Reviewed by Michael Lazan
Presented by and at Dixon Place, 309 E. 26th Street, NYC, Aug. 9-Sept. 27.
Though this evening of related one-acts by Micah Schraft reveals a playwright with a knack for language, these heightened, stylized plays tend to linger on well after the characters have been fully established. The result is often meandering.
The plays all explore how a surplus of thought can overwhelm, and ironically enough, all three plays are over-intellectualized. The first, "The Allegory of the Cave," in which a young student named Sheila asks a professor for a deadline extension on a paper on Plato, explores this point as the manic Sheila tries to debunk the professor's intellectual conceits. The play is the most effective of the bunch, though Schraft would make it more interesting if he actually added some compelling explanation of the Platonic allegory, rather than just bouncing jokes off it.
The other two plays are rougher going. "Atom and Devorah," in which a woman named Devorah woos her new brainy stepson named Atom, has some entertaining moments, but runs out of energy and veers uncomfortably between ribald comedy and drama. And in "Natural Selection," in which an interviewer tries to engage a distracted professor, Schraft again seems unsure whether he is writing a comedy or a drama in a play that lingers on far too long.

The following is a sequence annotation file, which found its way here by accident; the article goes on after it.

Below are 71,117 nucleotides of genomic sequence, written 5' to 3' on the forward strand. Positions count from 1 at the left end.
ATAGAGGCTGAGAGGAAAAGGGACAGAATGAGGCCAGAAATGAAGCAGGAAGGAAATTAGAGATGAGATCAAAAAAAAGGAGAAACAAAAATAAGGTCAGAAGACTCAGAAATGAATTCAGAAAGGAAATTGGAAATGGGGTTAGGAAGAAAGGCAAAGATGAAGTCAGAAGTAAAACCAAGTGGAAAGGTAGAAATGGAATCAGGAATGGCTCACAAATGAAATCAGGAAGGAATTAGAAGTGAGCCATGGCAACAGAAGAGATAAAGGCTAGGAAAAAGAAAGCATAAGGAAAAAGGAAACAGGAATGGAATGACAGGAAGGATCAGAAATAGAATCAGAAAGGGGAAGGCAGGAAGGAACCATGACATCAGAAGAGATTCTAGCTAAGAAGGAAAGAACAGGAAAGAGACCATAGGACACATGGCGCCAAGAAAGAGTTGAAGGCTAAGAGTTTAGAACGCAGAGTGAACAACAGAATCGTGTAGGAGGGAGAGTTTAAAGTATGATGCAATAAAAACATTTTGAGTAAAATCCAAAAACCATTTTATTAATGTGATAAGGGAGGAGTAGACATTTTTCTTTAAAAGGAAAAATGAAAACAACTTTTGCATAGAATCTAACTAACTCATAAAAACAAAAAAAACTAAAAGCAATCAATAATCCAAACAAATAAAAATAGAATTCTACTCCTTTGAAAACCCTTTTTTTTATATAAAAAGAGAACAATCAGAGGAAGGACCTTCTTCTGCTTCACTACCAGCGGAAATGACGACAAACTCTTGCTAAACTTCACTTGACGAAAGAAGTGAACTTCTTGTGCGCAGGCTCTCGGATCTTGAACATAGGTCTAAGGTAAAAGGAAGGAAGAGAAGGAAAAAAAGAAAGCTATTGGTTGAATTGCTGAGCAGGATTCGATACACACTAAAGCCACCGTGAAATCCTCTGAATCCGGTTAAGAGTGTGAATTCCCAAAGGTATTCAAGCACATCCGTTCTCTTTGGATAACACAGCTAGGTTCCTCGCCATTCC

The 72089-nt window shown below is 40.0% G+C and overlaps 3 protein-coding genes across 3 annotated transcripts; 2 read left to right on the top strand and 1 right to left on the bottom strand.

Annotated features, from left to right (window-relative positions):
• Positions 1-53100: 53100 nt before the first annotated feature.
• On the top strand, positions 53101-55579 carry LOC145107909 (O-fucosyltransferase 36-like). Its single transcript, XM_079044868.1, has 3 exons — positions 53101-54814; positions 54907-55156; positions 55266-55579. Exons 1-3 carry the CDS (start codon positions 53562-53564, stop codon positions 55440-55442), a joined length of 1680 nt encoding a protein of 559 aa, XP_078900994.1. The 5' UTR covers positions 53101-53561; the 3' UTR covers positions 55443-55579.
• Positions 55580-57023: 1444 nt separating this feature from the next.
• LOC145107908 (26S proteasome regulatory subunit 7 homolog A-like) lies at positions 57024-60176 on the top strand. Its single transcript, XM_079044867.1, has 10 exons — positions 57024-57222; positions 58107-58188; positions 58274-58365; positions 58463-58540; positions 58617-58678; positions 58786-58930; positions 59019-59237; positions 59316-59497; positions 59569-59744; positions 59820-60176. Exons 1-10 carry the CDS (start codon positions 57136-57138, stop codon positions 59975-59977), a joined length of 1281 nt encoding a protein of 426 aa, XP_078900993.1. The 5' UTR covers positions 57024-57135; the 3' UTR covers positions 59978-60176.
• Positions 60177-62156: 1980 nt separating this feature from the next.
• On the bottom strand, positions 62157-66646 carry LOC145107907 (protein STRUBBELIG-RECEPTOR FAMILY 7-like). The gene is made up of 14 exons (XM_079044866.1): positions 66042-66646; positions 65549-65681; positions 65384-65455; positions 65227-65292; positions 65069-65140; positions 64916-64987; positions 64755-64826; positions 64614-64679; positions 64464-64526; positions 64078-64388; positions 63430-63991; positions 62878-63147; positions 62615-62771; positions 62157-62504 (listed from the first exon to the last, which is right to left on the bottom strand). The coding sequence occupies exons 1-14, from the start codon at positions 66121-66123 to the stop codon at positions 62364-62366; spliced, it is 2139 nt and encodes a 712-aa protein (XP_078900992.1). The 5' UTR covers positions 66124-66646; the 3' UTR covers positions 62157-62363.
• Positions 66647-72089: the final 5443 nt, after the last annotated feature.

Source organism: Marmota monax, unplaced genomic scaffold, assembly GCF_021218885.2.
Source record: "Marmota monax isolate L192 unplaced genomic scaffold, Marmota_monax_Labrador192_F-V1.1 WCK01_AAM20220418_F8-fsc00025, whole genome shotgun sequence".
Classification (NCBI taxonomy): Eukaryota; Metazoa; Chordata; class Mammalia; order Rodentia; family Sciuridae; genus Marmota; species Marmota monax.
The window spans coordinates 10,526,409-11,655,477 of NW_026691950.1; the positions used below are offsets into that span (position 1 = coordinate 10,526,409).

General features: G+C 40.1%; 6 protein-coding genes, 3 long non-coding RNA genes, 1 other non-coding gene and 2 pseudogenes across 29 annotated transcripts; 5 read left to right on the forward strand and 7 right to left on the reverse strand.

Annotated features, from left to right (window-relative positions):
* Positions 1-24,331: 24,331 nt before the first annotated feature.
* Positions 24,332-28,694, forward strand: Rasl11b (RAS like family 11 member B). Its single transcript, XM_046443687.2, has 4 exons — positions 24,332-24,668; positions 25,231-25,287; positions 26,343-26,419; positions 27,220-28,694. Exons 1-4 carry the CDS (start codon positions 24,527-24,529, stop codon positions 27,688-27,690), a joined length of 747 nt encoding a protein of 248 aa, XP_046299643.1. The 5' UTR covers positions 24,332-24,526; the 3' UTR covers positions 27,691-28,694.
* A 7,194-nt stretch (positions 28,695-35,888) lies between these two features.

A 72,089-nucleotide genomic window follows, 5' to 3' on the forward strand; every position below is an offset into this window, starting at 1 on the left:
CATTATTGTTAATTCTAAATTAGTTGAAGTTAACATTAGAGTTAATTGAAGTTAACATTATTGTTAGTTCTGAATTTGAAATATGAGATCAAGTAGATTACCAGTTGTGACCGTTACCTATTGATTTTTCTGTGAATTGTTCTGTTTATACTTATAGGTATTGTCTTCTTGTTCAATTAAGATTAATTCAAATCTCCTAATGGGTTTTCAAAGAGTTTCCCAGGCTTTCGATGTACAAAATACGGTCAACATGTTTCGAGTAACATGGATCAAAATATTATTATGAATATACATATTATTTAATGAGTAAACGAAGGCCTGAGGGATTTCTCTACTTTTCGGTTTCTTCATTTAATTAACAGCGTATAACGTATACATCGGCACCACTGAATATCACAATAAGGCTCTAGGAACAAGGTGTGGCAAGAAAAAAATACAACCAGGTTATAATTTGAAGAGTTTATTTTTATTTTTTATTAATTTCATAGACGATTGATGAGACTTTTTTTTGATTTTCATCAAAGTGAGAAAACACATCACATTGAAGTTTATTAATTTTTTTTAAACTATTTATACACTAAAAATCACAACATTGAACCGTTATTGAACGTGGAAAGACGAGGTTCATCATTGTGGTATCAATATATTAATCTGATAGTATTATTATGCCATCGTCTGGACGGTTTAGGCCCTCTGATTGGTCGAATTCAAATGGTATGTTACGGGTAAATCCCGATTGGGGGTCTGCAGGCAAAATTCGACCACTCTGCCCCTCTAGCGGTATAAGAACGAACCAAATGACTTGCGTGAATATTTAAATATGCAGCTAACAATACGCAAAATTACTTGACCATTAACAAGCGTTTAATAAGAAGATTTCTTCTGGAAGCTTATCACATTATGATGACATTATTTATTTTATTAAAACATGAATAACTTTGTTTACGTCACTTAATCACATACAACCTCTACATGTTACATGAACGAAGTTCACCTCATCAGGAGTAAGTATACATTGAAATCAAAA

Director Trip Cullman did an impressive job in getting the most out of the material. His actors were totally focused and precise, snapping out the dialogue in rapid fashion, and there were considerable physical pyrotechnics to keep the evening going. Sheri Graubert, especially as Sheila in "The Allegory of the Cave," impressed particularly, displaying a keen ability to display manic energy without ever pushing. And David Hornsby, utterly childlike and sympathetic as Atom in "Atom and Devorah," was totally engaging and unpredictable.
Sandra Goldmark's sets were simple and gorgeous, with clever details, such as a stand-alone window which morphs into a bookcase for the third play.